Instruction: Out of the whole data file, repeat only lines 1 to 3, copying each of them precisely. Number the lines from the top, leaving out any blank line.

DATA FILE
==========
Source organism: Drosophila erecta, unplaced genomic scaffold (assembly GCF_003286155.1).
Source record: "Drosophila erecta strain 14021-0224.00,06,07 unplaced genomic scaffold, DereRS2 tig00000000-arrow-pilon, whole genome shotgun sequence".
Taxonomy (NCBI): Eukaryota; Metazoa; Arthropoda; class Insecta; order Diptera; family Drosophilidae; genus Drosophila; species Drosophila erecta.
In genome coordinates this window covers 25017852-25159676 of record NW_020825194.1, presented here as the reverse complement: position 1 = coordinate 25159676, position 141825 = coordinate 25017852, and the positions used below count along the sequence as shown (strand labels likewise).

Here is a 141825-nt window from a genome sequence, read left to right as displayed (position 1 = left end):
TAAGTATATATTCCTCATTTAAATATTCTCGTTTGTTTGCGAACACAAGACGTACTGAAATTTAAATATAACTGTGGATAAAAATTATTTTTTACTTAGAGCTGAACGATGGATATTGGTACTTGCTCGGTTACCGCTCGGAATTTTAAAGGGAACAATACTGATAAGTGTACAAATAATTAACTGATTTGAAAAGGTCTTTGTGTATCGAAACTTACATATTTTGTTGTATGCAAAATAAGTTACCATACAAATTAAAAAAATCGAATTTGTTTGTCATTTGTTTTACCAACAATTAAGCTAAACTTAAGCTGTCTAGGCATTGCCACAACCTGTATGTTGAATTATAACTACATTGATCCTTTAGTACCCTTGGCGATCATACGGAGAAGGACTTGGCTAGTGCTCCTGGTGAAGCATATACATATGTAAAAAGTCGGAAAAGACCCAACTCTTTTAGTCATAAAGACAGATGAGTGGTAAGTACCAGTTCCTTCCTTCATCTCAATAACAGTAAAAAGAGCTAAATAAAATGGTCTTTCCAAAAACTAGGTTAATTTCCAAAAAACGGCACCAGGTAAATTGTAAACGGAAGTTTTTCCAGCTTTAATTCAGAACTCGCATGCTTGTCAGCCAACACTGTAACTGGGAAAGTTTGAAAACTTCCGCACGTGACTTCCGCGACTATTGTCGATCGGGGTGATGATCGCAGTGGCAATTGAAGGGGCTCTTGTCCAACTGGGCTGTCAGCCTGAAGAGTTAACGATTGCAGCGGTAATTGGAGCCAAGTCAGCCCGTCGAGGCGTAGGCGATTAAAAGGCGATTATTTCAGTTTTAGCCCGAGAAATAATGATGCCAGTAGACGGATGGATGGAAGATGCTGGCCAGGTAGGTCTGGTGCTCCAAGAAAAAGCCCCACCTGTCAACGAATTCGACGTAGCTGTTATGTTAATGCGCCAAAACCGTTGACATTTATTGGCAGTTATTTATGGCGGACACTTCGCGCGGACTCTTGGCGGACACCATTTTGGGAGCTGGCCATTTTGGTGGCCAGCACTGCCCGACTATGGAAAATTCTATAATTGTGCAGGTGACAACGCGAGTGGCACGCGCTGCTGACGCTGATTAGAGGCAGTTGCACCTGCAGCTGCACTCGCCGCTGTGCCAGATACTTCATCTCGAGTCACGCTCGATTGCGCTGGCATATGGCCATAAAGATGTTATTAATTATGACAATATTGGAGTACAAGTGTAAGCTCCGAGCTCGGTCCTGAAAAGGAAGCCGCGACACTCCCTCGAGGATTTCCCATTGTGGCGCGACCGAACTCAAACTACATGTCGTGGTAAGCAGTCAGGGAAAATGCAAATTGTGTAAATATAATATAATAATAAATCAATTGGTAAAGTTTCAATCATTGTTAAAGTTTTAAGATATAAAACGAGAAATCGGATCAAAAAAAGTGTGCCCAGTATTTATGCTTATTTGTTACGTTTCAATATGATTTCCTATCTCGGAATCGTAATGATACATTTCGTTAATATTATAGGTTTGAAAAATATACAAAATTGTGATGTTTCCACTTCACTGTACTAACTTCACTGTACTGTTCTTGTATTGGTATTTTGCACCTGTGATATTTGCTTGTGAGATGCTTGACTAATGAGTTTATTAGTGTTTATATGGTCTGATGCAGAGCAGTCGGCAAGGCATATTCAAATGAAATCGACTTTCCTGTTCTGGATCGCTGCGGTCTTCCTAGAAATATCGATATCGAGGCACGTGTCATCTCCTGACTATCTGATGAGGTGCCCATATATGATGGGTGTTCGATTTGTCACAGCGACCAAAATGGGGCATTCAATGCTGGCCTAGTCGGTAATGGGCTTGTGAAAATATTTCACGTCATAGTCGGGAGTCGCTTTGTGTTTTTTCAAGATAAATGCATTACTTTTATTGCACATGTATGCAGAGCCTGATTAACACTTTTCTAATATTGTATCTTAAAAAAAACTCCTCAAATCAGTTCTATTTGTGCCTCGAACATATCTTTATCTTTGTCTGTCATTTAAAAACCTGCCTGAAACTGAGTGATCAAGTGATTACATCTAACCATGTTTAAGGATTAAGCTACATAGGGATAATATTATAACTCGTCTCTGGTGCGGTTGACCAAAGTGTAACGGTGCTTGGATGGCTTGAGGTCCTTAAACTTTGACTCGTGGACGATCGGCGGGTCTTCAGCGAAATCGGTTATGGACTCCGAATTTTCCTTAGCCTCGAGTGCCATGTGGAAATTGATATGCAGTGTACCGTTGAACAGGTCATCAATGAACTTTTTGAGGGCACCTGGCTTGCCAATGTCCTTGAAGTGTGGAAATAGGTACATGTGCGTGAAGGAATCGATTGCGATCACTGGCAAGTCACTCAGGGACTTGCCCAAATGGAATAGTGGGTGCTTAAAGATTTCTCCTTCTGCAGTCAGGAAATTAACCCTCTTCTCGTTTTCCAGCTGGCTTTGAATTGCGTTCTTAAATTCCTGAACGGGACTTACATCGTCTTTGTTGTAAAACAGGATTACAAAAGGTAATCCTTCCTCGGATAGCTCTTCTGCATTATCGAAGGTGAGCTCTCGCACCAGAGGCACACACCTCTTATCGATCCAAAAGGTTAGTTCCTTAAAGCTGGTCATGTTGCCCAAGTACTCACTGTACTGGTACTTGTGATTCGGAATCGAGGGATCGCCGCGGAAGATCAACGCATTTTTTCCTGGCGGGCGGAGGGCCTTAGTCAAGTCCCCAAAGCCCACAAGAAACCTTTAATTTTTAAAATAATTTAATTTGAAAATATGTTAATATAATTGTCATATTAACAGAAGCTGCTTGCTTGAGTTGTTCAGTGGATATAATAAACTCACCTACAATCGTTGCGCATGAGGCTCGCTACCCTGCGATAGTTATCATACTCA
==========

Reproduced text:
Source organism: Drosophila erecta, unplaced genomic scaffold (assembly GCF_003286155.1).
Source record: "Drosophila erecta strain 14021-0224.00,06,07 unplaced genomic scaffold, DereRS2 tig00000000-arrow-pilon, whole genome shotgun sequence".
Taxonomy (NCBI): Eukaryota; Metazoa; Arthropoda; class Insecta; order Diptera; family Drosophilidae; genus Drosophila; species Drosophila erecta.